Lanny Poffo and his brother Randy “Savage” Poffo were sons of outlaw promoter Angelo Poffo. Before they hit it big in the WWF in the mid ‘80s, they worked the Mid Atlantic territory (among others) where George Scott was booker. Scott and Lanny became friends, and Scott likely brought the Poffos to the WWF years later when he was booker during the rock n’ wrestling era.
Fight: Lanny Poffo vs Gene Anderson
Date: November 3, 1976 (unconfirmed)
Location: North Carolina (exact location unknown)
Source: Armpit reader Dave, RF Video
Randy had a reputation as a tough guy back then, and was not afraid to mix it up. An example of that is a fight he had with Ron Garvin, in which Garvin could’ve really injured Randy badly because of the dangerous object used. Garvin had heard stories about Randy, so he was prepared for something in case it happened. While Lanny was involved in that fight with Garvin too, he was admittedly not as tough as Randy and also nowhere near as hot tempered.
However, Lanny was still the son of a pro wrestler and very athletic and limber. In 1976-1977, he was working North Carolina and often worked the undercards that Ric Flair would headline. Lanny claimed the territory would often run three shows per night, and that Flair’s would almost always sell out even if the other two shows didn’t. Lanny claimed Flair even drew a sellout in Fayetteville on the night Jimmy Carter won the 1976 election against Gerald Ford (November 2, 1976).
Lanny was at the YMCA the next day, and Ole was complaining that the house was down at the town he worked. Lanny claimed Ole said, “How do they expect us to draw with the Presidential election?”
Lanny asked, “What town were you in? I was in Fayetteville and we had a sellout.”
Ole asked, “What was on top?”
“Ric Flair,” Lanny replied. Lanny then joked that maybe the polls closed early in Fayetteville that day.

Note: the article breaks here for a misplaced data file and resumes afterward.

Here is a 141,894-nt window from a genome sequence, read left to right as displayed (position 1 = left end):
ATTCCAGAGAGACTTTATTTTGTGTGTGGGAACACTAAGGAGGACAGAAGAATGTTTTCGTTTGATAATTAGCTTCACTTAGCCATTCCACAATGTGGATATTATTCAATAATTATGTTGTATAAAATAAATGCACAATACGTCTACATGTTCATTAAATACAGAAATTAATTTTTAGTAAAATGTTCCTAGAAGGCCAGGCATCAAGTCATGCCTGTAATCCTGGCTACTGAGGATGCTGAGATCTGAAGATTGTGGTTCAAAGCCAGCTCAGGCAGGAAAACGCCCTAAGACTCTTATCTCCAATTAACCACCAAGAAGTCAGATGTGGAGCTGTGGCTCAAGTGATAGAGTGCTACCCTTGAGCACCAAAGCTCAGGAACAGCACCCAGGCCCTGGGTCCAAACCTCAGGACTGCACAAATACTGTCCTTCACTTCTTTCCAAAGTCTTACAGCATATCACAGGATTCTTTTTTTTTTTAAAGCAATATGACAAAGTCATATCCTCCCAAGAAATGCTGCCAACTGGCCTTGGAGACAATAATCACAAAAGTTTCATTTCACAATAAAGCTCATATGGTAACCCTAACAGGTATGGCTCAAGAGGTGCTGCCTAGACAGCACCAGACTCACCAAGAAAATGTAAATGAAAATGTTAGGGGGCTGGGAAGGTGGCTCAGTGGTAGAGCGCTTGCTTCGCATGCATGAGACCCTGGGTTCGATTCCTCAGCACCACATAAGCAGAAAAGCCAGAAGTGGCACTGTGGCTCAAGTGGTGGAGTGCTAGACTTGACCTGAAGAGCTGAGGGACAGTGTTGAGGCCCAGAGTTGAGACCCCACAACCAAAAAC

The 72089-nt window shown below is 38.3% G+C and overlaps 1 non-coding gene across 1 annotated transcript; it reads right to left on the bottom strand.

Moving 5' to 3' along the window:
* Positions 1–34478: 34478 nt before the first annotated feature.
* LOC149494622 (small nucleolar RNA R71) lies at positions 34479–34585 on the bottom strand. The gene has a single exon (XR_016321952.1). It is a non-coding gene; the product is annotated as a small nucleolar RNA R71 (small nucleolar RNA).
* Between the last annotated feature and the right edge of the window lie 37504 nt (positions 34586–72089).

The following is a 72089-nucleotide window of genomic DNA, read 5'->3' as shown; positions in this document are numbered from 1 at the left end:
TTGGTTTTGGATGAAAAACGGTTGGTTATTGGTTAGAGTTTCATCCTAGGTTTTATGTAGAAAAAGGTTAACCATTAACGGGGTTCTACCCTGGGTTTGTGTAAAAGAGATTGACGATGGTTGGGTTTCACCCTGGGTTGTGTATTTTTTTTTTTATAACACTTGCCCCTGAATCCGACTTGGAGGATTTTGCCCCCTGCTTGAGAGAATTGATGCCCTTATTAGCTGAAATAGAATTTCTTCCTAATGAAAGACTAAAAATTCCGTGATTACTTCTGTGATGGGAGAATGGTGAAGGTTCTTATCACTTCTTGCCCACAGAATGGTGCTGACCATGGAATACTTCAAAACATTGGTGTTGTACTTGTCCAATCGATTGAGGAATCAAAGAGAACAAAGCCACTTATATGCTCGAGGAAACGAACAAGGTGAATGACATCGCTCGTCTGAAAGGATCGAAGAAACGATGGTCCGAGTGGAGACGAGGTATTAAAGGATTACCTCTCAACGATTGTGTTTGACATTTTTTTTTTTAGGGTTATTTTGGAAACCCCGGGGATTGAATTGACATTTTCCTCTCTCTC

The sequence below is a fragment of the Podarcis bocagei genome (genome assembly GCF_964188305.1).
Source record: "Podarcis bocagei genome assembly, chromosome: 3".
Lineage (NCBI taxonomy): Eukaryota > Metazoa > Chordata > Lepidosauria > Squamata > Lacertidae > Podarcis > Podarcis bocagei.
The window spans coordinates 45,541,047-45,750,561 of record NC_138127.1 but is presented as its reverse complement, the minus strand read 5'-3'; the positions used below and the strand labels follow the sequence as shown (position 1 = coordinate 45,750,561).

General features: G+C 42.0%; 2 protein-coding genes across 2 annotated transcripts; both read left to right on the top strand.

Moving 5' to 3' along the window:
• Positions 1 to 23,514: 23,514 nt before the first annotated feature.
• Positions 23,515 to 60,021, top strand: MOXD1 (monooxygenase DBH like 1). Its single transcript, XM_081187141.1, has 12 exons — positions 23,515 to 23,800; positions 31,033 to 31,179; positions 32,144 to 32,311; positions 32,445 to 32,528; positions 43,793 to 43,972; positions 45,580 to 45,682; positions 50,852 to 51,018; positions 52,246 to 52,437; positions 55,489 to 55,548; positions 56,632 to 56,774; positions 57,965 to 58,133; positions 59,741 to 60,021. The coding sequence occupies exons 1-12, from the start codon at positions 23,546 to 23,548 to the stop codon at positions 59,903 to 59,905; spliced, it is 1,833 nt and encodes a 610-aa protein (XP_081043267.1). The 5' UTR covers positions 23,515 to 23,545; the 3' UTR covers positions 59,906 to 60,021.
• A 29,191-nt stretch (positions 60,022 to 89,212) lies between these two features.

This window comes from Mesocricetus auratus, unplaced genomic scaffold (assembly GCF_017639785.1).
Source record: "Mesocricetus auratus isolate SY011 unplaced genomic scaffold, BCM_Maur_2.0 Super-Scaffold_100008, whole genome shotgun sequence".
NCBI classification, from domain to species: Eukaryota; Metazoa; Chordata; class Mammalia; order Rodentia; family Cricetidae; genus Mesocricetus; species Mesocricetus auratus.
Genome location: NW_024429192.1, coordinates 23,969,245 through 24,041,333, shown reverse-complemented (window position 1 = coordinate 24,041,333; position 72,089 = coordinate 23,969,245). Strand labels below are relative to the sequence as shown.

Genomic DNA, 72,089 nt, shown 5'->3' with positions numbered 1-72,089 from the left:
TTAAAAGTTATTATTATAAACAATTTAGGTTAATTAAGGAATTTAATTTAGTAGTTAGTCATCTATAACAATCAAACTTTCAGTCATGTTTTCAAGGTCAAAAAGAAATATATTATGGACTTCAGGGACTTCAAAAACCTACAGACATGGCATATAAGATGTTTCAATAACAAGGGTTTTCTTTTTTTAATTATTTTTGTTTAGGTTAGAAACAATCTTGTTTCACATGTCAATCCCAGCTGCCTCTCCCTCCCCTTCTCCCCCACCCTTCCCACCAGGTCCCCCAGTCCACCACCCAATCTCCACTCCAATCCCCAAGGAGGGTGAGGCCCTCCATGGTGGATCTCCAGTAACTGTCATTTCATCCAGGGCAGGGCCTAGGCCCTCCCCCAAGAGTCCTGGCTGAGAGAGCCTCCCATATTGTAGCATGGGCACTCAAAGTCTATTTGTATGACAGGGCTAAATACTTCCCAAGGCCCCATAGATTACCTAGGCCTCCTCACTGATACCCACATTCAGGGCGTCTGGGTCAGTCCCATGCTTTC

Lanny claimed Ole would always knock Flair behind his back, but kiss up to him in person all the time. Ole said, “Well don’t forget, Flair entertains them, but we convince them.”
Lanny shot back with, “How do you convince an empty chair?”
Ole replied, “How dare you talk to me, in this business? Just for that, we’re gonna teach you a lesson tonight.” The ‘we’ Ole referred to was his tag team partner Gene Anderson, a noted tough guy in the business.
The match was a battle royal, and once half the wrestlers had been eliminated, sure enough, Gene came up from behind and picked Lanny up in the air and took him down. Lanny did a short sit-out and pinned him, and kept him pinned as Tim Woods, Dino Bravo, and Randy were laughing at how Gene’s plot was foiled.
Lanny said he liked Gene, and rather than submit or hurt him, he just kept him pinned. He finally let him up and said, “Okay Ole, your turn.” Lanny claimed Ole’s face turned white and that he didn’t want to face him. Unbeknownst to Lanny at the time, Gene was considered the tougher of the two Anderson brothers. However, Gene was much older at the time and his health was affecting him, while Lanny would’ve been in his early 20s.
There’s no love lost between Lanny and Ole to this day. Ole wasn’t a fan of Lanny’s effeminate gimmicks, and Lanny knew it. Ole is also unpopular among those who know him, and Flair once called him a “miserable bastard” on his podcast. Ole was one of the all-time great promos, and had both success and failure as a booker over the years. He’s perhaps most well known for conceiving the Black Scorpion angle in WCW in 1990.